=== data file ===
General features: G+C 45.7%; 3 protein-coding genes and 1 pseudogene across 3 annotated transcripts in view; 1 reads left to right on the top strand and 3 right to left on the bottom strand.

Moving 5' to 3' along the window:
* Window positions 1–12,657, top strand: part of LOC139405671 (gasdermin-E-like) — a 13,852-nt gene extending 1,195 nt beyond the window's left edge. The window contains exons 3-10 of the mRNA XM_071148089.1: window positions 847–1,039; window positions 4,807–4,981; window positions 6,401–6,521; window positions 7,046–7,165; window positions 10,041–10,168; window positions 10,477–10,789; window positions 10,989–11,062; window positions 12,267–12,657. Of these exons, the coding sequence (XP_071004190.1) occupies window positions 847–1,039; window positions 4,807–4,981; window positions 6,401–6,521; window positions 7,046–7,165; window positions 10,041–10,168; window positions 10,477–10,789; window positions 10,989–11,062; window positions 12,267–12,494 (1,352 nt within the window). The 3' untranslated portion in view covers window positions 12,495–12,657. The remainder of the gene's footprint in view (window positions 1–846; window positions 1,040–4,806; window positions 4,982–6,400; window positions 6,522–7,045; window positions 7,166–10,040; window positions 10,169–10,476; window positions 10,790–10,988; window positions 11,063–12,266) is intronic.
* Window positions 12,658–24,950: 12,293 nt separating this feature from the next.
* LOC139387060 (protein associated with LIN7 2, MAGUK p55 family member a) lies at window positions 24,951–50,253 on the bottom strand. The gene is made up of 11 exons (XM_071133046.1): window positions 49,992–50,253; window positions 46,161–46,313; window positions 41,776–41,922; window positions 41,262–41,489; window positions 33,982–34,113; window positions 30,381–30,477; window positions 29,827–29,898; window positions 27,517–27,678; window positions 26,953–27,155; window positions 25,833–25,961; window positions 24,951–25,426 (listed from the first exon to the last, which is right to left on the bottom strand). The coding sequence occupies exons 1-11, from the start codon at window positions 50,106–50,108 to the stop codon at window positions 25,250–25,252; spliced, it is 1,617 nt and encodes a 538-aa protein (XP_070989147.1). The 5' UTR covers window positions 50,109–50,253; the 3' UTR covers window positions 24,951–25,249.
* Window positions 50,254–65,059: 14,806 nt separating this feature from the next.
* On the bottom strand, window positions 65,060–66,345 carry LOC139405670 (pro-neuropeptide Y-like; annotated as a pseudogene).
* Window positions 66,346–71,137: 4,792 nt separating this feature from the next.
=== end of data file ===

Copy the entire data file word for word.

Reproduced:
General features: G+C 45.7%; 3 protein-coding genes and 1 pseudogene across 3 annotated transcripts in view; 1 reads left to right on the top strand and 3 right to left on the bottom strand.

Moving 5' to 3' along the window:
* Window positions 1–12,657, top strand: part of LOC139405671 (gasdermin-E-like) — a 13,852-nt gene extending 1,195 nt beyond the window's left edge. The window contains exons 3-10 of the mRNA XM_071148089.1: window positions 847–1,039; window positions 4,807–4,981; window positions 6,401–6,521; window positions 7,046–7,165; window positions 10,041–10,168; window positions 10,477–10,789; window positions 10,989–11,062; window positions 12,267–12,657. Of these exons, the coding sequence (XP_071004190.1) occupies window positions 847–1,039; window positions 4,807–4,981; window positions 6,401–6,521; window positions 7,046–7,165; window positions 10,041–10,168; window positions 10,477–10,789; window positions 10,989–11,062; window positions 12,267–12,494 (1,352 nt within the window). The 3' untranslated portion in view covers window positions 12,495–12,657. The remainder of the gene's footprint in view (window positions 1–846; window positions 1,040–4,806; window positions 4,982–6,400; window positions 6,522–7,045; window positions 7,166–10,040; window positions 10,169–10,476; window positions 10,790–10,988; window positions 11,063–12,266) is intronic.
* Window positions 12,658–24,950: 12,293 nt separating this feature from the next.
* LOC139387060 (protein associated with LIN7 2, MAGUK p55 family member a) lies at window positions 24,951–50,253 on the bottom strand. The gene is made up of 11 exons (XM_071133046.1): window positions 49,992–50,253; window positions 46,161–46,313; window positions 41,776–41,922; window positions 41,262–41,489; window positions 33,982–34,113; window positions 30,381–30,477; window positions 29,827–29,898; window positions 27,517–27,678; window positions 26,953–27,155; window positions 25,833–25,961; window positions 24,951–25,426 (listed from the first exon to the last, which is right to left on the bottom strand). The coding sequence occupies exons 1-11, from the start codon at window positions 50,106–50,108 to the stop codon at window positions 25,250–25,252; spliced, it is 1,617 nt and encodes a 538-aa protein (XP_070989147.1). The 5' UTR covers window positions 50,109–50,253; the 3' UTR covers window positions 24,951–25,249.
* Window positions 50,254–65,059: 14,806 nt separating this feature from the next.
* On the bottom strand, window positions 65,060–66,345 carry LOC139405670 (pro-neuropeptide Y-like; annotated as a pseudogene).
* Window positions 66,346–71,137: 4,792 nt separating this feature from the next.